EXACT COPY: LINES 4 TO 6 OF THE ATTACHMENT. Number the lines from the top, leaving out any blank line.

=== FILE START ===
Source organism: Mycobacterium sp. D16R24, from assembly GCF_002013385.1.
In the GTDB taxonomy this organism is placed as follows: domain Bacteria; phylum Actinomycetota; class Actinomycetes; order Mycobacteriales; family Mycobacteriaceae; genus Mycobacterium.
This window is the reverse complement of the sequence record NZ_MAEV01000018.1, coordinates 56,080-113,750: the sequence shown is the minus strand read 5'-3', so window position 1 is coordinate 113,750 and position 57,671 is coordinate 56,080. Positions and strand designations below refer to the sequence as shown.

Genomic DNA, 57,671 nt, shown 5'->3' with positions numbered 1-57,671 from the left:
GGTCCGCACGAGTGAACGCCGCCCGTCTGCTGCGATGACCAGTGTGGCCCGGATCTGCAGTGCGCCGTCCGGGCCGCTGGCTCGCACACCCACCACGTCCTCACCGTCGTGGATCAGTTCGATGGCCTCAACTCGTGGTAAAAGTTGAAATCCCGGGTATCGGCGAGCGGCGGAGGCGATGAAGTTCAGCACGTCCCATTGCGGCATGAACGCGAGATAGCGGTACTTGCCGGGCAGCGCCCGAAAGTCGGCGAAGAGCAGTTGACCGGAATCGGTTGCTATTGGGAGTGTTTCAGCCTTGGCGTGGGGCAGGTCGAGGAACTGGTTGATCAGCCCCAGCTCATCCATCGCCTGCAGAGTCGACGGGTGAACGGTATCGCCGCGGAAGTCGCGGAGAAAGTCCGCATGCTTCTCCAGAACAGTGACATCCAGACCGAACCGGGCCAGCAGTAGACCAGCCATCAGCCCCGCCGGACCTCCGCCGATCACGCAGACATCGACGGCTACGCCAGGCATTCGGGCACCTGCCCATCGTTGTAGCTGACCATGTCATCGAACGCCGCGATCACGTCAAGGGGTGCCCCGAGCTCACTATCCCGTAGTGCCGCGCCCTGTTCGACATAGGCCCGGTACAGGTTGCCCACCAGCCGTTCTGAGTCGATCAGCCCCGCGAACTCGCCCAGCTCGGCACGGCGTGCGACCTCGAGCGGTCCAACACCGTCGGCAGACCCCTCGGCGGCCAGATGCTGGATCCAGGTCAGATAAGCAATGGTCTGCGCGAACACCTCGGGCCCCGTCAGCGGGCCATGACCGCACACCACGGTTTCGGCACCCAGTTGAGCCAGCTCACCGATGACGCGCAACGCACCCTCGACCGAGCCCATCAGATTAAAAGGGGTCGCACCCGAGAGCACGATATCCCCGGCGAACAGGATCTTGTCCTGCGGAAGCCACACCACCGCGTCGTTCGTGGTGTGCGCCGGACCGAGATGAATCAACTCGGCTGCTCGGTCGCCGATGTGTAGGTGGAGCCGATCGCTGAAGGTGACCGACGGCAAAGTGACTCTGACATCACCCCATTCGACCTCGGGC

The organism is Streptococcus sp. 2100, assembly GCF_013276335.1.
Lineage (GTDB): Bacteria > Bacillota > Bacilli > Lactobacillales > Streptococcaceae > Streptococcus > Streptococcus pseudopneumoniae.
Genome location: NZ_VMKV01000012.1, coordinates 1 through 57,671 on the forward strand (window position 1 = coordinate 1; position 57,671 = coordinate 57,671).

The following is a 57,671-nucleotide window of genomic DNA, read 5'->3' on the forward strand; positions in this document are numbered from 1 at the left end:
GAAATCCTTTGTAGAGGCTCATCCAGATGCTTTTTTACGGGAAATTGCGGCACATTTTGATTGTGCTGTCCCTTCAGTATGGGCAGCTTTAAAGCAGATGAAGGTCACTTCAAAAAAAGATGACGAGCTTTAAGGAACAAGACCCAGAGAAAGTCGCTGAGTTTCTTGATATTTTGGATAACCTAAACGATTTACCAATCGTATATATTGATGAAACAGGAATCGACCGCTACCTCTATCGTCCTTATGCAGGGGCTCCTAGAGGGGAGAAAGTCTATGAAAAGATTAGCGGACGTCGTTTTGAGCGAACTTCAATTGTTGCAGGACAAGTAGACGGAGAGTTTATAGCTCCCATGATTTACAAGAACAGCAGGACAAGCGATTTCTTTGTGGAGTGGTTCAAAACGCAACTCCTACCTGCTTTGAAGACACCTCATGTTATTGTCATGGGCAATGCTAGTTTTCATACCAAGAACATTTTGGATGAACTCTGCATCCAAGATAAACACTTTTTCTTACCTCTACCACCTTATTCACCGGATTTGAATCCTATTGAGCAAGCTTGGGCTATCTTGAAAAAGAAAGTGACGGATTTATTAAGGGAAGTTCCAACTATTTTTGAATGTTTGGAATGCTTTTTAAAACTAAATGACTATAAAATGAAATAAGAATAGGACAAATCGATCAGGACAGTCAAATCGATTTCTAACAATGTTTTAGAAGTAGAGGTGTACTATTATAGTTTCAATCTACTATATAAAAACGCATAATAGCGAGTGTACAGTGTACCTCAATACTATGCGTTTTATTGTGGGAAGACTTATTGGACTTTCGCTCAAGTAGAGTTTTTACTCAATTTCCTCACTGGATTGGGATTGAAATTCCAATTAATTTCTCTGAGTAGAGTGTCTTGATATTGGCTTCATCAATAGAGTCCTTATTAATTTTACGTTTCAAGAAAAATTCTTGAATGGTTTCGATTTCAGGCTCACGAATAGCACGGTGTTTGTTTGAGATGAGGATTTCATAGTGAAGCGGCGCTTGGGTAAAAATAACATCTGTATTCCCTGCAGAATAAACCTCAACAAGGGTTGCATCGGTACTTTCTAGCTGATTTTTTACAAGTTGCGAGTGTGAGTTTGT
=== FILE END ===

Genomic DNA, 57,671 nt, shown 5'->3' with positions numbered 1-57,671 from the left:
GGTCCGCACGAGTGAACGCCGCCCGTCTGCTGCGATGACCAGTGTGGCCCGGATCTGCAGTGCGCCGTCCGGGCCGCTGGCTCGCACACCCACCACGTCCTCACCGTCGTGGATCAGTTCGATGGCCTCAACTCGTGGTAAAAGTTGAAATCCCGGGTATCGGCGAGCGGCGGAGGCGATGAAGTTCAGCACGTCCCATTGCGGCATGAACGCGAGATAGCGGTACTTGCCGGGCAGCGCCCGAAAGTCGGCGAAGAGCAGTTGACCGGAATCGGTTGCTATTGGGAGTGTTTCAGCCTTGGCGTGGGGCAGGTCGAGGAACTGGTTGATCAGCCCCAGCTCATCCATCGCCTGCAGAGTCGACGGGTGAACGGTATCGCCGCGGAAGTCGCGGAGAAAGTCCGCATGCTTCTCCAGAACAGTGACATCCAGACCGAACCGGGCCAGCAGTAGACCAGCCATCAGCCCCGCCGGACCTCCGCCGATCACGCAGACATCGACGGCTACGCCAGGCATTCGGGCACCTGCCCATCGTTGTAGCTGACCATGTCATCGAACGCCGCGATCACGTCAAGGGGTGCCCCGAGCTCACTATCCCGTAGTGCCGCGCCCTGTTCGACATAGGCCCGGTACAGGTTGCCCACCAGCCGTTCTGAGTCGATCAGCCCCGCGAACTCGCCCAGCTCGGCACGGCGTGCGACCTCGAGCGGTCCAACACCGTCGGCAGACCCCTCGGCGGCCAGATGCTGGATCCAGGTCAGATAAGCAATGGTCTGCGCGAACACCTCGGGCCCCGTCAGCGGGCCATGACCGCACACCACGGTTTCGGCACCCAGTTGAGCCAGCTCACCGATGACGCGCAACGCACCCTCGACCGAGCCCATCAGATTAAAAGGGGTCGCACCCGAGAGCACGATATCCCCGGCGAACAGGATCTTGTCCTGCGGAAGCCACACCACCGCGTCGTTCGTGGTGTGCGCCGGACCGAGATGAATCAACTCGGCTGCTCGGTCGCCGATGTGTAGGTGGAGCCGATCGCTGAAGGTGACCGACGGCAAAGTGACTCTGACATCACCCCATTCGACCTCGGGC

The organism is Streptococcus sp. 2100, assembly GCF_013276335.1.